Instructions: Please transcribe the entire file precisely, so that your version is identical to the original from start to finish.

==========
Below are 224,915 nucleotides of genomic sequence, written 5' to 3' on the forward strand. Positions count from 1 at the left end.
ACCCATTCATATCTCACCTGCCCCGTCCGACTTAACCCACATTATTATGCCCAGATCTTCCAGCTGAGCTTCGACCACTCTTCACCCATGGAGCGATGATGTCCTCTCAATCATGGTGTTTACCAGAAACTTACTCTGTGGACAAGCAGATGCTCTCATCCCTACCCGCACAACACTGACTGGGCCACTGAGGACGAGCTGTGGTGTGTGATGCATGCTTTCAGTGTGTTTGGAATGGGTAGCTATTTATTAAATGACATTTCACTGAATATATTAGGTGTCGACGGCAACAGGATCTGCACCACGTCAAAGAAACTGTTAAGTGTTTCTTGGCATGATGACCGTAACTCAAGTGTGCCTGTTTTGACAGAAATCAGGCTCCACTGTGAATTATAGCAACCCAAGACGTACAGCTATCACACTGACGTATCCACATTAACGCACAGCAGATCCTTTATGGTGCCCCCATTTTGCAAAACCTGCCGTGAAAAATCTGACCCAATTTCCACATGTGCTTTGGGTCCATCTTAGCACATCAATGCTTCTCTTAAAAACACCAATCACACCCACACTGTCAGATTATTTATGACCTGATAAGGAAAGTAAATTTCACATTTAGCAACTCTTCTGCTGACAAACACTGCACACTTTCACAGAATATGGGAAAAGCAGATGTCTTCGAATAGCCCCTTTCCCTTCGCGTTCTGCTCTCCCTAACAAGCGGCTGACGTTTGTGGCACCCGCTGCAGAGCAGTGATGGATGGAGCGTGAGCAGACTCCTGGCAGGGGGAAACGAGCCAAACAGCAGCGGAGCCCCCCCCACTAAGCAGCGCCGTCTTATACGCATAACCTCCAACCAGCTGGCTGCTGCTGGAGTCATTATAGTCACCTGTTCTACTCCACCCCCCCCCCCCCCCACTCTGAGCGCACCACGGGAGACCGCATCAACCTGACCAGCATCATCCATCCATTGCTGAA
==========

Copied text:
Below are 224,915 nucleotides of genomic sequence, written 5' to 3' on the forward strand. Positions count from 1 at the left end.
ACCCATTCATATCTCACCTGCCCCGTCCGACTTAACCCACATTATTATGCCCAGATCTTCCAGCTGAGCTTCGACCACTCTTCACCCATGGAGCGATGATGTCCTCTCAATCATGGTGTTTACCAGAAACTTACTCTGTGGACAAGCAGATGCTCTCATCCCTACCCGCACAACACTGACTGGGCCACTGAGGACGAGCTGTGGTGTGTGATGCATGCTTTCAGTGTGTTTGGAATGGGTAGCTATTTATTAAATGACATTTCACTGAATATATTAGGTGTCGACGGCAACAGGATCTGCACCACGTCAAAGAAACTGTTAAGTGTTTCTTGGCATGATGACCGTAACTCAAGTGTGCCTGTTTTGACAGAAATCAGGCTCCACTGTGAATTATAGCAACCCAAGACGTACAGCTATCACACTGACGTATCCACATTAACGCACAGCAGATCCTTTATGGTGCCCCCATTTTGCAAAACCTGCCGTGAAAAATCTGACCCAATTTCCACATGTGCTTTGGGTCCATCTTAGCACATCAATGCTTCTCTTAAAAACACCAATCACACCCACACTGTCAGATTATTTATGACCTGATAAGGAAAGTAAATTTCACATTTAGCAACTCTTCTGCTGACAAACACTGCACACTTTCACAGAATATGGGAAAAGCAGATGTCTTCGAATAGCCCCTTTCCCTTCGCGTTCTGCTCTCCCTAACAAGCGGCTGACGTTTGTGGCACCCGCTGCAGAGCAGTGATGGATGGAGCGTGAGCAGACTCCTGGCAGGGGGAAACGAGCCAAACAGCAGCGGAGCCCCCCCCACTAAGCAGCGCCGTCTTATACGCATAACCTCCAACCAGCTGGCTGCTGCTGGAGTCATTATAGTCACCTGTTCTACTCCACCCCCCCCCCCCCCCACTCTGAGCGCACCACGGGAGACCGCATCAACCTGACCAGCATCATCCATCCATTGCTGAA